Sunday, January 28, 2007

Du mußt dein Leben ändern.

Archaic Torso of Apollo
by R. M. Rilke
translated by H. Landman

We never knew his fantastic head,
where eyes like apples ripened. Yet
his torso, like a lamp, still glows
with his gaze which, although turned down low,

lingers and shines. Else the prow of his breast
couldn't dazzle you, nor in the slight twist
of his loins could a smile run free
through that center which held fertility.

Else this stone would stand defaced and squat
under the shoulders' diaphanous dive
and not glisten like a predator's coat;

and not from every edge explode
like starlight: for there's not one spot
that doesn't see you. You must change your life.

Archaischer Torso Apollos

Wir kannten nicht sein unerhörtes Haupt,
darin die Augenäpfel reiften. Aber
sein Torso glüht noch wie ein Kandelaber,
in dem sein Schauen, nur zurückgeschraubt,

sich hält und glänzt. Sonst könnte nicht der Bug
der Brust dich blenden, und im leisen Drehen
der Lenden könnte nicht ein Lächeln gehen
zu jener Mitte, die die Zeugung trug.

Sonst stünde dieser Stein enstellt und kurz
unter der Shultern durchsichtigem Sturz
und flimmerte nicht so wie Raubtierfelle;

und brächte nicht aus allen seinen Rändern
aus wie ein Stern: denn da ist keine Stelle,
die dich nicht sieht. Du mußt dein Leben ändern.

Ursula K. Leguin, speaking of this poem, observed:
True myth may serve for thousands of years as an inexhaustible source of intellectual speculation, religious joy, ethical inquiry and artistic renewal. The real myth is not destroyed by reason. The fake one is. You look at it and it vanishes. You look at the Blond Hero - really look - and he turns into a gerbil. But you look at Apollo, and he looks back at you.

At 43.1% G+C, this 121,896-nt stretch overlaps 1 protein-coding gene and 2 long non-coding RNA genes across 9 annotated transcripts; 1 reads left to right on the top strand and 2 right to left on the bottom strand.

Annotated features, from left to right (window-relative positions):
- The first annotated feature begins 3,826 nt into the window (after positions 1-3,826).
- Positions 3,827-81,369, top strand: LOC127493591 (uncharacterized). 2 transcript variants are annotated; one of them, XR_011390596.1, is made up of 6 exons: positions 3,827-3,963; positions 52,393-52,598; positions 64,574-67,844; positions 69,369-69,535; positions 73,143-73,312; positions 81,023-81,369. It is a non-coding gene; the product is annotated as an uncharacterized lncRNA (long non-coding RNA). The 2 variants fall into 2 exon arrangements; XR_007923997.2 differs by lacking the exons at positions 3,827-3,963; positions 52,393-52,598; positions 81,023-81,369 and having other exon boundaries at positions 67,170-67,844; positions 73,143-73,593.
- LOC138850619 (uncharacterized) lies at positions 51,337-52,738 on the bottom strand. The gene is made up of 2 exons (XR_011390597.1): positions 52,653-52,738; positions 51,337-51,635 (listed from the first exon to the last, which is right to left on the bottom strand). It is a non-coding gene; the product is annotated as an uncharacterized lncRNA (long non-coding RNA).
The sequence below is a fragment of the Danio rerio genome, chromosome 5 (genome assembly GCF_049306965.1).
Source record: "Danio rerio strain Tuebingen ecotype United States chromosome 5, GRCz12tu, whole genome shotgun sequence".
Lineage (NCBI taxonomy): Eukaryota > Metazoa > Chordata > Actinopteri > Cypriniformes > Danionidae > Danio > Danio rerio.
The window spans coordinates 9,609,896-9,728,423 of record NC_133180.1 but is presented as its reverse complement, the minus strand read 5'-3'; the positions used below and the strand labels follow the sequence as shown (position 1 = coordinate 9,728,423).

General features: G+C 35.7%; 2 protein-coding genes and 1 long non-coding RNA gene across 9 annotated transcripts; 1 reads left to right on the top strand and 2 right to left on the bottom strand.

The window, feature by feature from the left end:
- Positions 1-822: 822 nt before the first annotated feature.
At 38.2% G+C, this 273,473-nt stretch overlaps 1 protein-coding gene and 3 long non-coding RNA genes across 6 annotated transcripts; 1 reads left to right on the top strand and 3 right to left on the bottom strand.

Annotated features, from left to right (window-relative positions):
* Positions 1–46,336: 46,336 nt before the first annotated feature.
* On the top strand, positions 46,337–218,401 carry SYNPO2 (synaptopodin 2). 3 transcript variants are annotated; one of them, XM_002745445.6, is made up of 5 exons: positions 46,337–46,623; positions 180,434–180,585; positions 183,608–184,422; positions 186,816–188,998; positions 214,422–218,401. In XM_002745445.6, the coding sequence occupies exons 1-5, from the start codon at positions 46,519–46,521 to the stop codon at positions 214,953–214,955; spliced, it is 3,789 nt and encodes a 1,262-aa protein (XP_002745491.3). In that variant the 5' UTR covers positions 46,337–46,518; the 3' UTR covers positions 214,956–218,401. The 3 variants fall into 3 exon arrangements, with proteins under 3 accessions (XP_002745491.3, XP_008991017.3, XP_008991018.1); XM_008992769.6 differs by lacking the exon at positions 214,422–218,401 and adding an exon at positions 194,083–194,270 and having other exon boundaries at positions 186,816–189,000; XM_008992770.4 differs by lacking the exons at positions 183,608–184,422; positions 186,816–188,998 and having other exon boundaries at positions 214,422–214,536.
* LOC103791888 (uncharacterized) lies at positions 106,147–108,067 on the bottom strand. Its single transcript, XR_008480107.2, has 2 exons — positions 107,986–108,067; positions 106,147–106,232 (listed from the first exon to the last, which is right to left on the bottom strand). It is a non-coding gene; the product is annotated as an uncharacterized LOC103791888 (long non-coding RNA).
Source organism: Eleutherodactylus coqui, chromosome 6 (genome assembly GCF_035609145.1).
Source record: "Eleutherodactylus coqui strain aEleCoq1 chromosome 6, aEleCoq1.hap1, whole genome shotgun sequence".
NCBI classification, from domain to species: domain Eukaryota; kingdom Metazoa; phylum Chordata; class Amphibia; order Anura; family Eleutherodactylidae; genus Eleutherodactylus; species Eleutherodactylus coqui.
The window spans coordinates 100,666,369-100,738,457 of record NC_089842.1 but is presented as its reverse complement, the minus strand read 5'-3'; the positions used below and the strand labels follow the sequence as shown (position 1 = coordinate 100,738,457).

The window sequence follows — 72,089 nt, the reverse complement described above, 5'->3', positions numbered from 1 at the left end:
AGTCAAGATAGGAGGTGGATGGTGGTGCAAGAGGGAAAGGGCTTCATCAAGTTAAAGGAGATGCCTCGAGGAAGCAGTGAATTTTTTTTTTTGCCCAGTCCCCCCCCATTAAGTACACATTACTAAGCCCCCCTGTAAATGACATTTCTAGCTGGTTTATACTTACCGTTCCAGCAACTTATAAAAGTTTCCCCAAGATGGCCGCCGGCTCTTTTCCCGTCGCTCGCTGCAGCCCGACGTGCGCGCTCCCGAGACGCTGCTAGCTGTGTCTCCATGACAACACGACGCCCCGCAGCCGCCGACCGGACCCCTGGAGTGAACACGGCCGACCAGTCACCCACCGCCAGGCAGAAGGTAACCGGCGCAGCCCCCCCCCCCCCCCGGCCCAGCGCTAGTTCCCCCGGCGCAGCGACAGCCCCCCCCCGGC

The poet Rilke looked at a statue of Apollo about fifty years ago, and Apollo spoke to him. 'You must change your life,' he said.

When the genuine myth rises into consciousness, that is always its message. You must change your life.
(from "Myth and Archetype in Science Fiction", 1976; reprinted in The Language of the Night, 1989)

Tuesday, January 23, 2007

L'Anglais, tu t'en vas.

The debate continues.

Being an anglophone, I'm supposed to take offense at this sort of thing. I'm supposed to find the language laws (signs are to be in French. If other languages are to be included on signage, the French must be prominent.) fascistic and racist. I suppose they are to a point. But I also get a twisted feeling of excitement being an American who struggles with the fact that I live in a city where the majority of people don't or won't speak my native language. I somewhat enjoy seeing us anglophones struggle with the language barrier, getting embarrassed and pissed off when we don't get our way.